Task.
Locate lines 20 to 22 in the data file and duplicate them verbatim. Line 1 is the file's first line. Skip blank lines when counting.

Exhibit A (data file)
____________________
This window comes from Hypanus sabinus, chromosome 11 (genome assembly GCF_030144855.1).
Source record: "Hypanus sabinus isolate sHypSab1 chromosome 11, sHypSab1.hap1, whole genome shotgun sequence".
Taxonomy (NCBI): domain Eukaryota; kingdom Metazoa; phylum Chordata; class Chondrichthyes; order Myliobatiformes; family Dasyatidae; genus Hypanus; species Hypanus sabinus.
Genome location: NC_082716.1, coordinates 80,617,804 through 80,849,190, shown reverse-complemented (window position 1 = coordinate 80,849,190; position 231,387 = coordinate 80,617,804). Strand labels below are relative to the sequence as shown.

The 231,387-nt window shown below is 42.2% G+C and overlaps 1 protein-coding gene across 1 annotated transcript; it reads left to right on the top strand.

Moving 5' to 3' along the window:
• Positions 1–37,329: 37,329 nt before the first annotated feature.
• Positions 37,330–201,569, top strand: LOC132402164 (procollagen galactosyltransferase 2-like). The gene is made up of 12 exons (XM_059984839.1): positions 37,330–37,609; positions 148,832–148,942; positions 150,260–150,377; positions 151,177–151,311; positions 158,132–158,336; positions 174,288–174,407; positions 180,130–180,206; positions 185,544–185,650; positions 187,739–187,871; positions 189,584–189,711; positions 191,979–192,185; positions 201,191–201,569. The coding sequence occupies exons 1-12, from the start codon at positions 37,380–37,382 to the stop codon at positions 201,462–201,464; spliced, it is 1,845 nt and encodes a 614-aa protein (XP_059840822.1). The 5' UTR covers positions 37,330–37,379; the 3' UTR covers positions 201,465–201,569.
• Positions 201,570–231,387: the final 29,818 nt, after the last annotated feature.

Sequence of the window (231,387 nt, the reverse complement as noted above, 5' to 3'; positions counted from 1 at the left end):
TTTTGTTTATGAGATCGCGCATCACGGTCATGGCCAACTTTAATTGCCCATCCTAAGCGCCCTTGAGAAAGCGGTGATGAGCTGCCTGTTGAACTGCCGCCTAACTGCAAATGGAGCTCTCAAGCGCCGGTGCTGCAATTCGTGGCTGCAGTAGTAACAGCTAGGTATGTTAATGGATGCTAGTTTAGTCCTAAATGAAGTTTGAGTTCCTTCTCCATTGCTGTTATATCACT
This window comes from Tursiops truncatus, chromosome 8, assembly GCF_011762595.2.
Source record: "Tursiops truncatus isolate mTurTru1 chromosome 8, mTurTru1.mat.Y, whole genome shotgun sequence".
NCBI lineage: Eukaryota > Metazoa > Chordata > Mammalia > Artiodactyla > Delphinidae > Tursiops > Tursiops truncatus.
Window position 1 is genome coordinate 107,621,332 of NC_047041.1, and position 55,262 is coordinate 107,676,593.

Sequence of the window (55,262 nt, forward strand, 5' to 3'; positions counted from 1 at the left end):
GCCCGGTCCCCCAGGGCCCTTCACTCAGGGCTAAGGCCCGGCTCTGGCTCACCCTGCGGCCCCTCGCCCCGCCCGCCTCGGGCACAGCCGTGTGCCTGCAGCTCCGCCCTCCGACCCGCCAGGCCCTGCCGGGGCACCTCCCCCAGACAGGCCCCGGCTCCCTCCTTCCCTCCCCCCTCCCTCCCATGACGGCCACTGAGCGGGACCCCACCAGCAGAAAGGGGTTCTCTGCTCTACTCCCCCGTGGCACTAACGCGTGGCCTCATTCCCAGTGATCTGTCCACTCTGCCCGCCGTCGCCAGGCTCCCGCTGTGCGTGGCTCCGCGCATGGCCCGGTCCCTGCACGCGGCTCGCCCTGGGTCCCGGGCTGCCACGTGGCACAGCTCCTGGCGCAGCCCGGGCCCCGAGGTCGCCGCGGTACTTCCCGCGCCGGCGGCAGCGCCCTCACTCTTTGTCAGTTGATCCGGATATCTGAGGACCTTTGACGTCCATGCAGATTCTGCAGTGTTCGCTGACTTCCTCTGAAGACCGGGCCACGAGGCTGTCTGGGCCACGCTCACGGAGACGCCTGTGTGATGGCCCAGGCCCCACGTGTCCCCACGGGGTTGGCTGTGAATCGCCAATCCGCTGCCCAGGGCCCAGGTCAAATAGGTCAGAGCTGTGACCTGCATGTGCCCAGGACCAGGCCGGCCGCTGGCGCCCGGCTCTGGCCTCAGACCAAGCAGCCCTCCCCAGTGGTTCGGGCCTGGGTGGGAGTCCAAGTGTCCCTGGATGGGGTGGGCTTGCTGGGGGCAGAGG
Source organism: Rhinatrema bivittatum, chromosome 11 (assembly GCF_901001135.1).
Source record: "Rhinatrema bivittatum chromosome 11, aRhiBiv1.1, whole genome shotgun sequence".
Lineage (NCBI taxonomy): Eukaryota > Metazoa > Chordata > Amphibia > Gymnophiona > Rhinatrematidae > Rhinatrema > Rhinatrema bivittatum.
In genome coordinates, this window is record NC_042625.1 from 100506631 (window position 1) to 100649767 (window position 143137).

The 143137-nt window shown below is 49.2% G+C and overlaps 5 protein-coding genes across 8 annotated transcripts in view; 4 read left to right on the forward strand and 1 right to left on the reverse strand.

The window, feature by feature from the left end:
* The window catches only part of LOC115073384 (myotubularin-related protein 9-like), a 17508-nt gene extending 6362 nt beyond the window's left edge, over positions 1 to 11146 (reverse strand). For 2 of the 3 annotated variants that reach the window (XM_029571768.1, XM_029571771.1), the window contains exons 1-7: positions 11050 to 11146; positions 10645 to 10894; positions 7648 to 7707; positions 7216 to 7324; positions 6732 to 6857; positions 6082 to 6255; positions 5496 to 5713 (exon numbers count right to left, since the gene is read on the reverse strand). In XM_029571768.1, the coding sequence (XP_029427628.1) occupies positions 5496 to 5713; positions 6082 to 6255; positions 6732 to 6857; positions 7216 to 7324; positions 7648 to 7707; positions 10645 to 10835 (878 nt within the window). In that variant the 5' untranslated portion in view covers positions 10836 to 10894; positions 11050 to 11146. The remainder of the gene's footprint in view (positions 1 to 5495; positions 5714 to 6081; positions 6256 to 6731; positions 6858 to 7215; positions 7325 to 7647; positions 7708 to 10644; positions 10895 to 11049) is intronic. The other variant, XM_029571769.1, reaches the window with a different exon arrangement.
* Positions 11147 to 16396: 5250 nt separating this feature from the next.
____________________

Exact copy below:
Lineage (NCBI taxonomy): Eukaryota > Metazoa > Chordata > Amphibia > Gymnophiona > Rhinatrematidae > Rhinatrema > Rhinatrema bivittatum.
In genome coordinates, this window is record NC_042625.1 from 100506631 (window position 1) to 100649767 (window position 143137).

The 143137-nt window shown below is 49.2% G+C and overlaps 5 protein-coding genes across 8 annotated transcripts in view; 4 read left to right on the forward strand and 1 right to left on the reverse strand.